We also visited the village of Damoh in central India. Like so many missions, the work of Central India Christian Mission expanded to meet the local needs. First the Indian founders, who had studied in the U.S. and developed a donor base, began caring for children abandoned by their parents; then they began assuring women with unwanted pregnancies that if they chose against abortion the mission would care for their babies. That led to a children's home, then a school, a youth center, a vocational training center, a nursing school, and a small hospital.
The mission also sponsors pastors and evangelists throughout India. Several hundred of them gathered for a one-day seminar that I taught. In the final hour before we left to head back to the U.S., the director arranged for interviews with some of the attendees who had been victims of a terror campaign by Hindu fanatics in the state of Orissa (now known as Odisha). In August and September of 2008, rampaging mobs burned around 6000 houses belonging to Christians, killing 400 and displacing 50,000 Christians, who were forced to flee to refugee camps. Even now, six years later, thousands of families in Orissa remain homeless. The mission has established a center of refuge for such trauma victims.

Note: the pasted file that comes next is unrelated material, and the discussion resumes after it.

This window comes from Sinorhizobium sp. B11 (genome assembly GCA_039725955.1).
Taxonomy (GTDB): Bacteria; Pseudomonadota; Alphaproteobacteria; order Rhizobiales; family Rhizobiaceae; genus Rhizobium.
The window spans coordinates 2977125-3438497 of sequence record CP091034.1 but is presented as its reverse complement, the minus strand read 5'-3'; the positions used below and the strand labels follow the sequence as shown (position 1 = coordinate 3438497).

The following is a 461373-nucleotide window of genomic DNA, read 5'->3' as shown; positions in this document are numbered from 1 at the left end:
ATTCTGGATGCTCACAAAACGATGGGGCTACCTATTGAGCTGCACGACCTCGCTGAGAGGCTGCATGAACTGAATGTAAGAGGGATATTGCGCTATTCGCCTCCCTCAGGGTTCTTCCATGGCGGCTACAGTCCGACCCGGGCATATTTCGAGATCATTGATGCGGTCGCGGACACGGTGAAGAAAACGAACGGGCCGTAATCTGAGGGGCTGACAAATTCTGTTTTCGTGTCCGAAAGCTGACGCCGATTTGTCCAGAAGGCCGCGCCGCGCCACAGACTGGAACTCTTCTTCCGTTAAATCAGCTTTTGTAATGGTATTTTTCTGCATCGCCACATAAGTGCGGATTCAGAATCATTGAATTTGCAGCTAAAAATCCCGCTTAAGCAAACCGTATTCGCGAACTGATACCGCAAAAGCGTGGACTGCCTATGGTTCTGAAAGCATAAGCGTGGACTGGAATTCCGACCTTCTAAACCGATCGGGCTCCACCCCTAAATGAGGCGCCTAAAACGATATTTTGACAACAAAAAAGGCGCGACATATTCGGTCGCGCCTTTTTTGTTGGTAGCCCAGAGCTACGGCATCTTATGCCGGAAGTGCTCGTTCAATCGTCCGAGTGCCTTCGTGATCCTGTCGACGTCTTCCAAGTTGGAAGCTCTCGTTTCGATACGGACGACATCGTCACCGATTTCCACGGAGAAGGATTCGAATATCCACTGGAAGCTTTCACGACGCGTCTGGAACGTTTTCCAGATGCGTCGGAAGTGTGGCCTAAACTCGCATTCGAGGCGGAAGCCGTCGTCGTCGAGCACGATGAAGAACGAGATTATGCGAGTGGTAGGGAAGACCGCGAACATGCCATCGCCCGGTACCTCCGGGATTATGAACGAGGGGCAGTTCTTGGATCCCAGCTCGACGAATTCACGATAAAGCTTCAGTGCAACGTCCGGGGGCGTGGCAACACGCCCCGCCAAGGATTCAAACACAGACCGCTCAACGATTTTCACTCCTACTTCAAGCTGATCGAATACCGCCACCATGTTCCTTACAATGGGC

I knew of the earlier murder of Graham Stuart Staines, an Australian missionary who worked with leprosy patients. Along with his two sons Philip (aged 10) and Timothy (aged 6), Staines was burned to death by an ax-wielding gang while sleeping in his station wagon. His widow pleaded for mercy for the perpetrators and stayed five more years until the Staines Memorial Leprosy Hospital was completed. I had also forced myself to watch YouTube videos of mobs beating to death helpless Christians and chasing stripped women through the streets to beat them with clubs. I had read accounts of nuns raped and pastors burned in their churches. But nothing prepared me for the final meeting when I heard firsthand accounts of that dark time.